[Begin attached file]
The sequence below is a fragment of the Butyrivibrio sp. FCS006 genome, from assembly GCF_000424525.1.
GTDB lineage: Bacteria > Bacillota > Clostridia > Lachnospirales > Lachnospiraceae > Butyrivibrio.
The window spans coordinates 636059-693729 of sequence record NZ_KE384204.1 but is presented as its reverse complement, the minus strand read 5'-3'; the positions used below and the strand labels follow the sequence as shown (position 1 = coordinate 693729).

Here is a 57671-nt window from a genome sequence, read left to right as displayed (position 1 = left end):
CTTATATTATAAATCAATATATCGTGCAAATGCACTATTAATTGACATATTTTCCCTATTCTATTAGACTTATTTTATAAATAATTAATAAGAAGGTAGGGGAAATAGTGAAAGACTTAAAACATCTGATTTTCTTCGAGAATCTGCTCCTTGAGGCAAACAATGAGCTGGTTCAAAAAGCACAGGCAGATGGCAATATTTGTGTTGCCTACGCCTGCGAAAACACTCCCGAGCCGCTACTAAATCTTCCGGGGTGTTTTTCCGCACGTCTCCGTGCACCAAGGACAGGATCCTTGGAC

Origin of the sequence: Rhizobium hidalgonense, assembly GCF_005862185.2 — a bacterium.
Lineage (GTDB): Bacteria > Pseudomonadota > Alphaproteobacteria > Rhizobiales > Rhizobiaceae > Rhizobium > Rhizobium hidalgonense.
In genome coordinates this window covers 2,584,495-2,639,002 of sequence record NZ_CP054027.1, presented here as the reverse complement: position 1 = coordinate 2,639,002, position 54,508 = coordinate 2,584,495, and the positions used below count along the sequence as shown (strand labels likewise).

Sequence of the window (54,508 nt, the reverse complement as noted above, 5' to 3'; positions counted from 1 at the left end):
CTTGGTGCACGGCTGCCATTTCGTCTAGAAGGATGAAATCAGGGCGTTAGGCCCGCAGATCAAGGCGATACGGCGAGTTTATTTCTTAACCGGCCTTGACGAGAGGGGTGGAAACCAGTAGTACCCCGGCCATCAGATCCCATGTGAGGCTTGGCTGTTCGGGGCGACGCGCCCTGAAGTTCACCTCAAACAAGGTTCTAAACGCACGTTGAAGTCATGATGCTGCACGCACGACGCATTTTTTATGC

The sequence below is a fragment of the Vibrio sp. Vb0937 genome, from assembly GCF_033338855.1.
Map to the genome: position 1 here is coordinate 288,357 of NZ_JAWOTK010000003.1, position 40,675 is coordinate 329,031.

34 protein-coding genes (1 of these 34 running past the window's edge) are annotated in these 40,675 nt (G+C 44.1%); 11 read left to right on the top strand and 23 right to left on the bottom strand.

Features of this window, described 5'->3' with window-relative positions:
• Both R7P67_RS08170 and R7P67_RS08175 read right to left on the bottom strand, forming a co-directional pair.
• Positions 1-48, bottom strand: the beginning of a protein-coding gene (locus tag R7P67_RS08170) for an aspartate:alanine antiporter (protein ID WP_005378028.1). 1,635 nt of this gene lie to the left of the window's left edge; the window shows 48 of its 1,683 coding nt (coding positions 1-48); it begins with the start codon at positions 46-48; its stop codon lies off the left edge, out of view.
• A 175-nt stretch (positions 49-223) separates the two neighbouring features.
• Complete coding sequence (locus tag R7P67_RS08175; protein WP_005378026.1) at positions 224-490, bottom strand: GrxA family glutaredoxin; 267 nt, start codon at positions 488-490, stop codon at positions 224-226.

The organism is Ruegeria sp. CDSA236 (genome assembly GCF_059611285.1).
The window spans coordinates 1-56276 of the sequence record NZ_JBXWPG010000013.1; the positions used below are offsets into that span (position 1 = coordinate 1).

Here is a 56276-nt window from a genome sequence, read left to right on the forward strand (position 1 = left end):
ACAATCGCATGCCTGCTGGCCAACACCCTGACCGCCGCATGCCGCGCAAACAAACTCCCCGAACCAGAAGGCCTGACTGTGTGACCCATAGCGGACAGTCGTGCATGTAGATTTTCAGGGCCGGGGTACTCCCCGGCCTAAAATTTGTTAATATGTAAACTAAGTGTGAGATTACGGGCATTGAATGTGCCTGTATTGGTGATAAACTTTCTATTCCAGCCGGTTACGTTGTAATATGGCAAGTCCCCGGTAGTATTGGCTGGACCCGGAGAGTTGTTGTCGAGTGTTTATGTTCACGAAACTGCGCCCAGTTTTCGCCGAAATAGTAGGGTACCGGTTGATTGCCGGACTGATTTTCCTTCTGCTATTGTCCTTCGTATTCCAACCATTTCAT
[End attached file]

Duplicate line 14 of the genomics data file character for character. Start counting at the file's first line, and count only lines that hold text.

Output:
Features of this window, described 5'->3' with window-relative positions: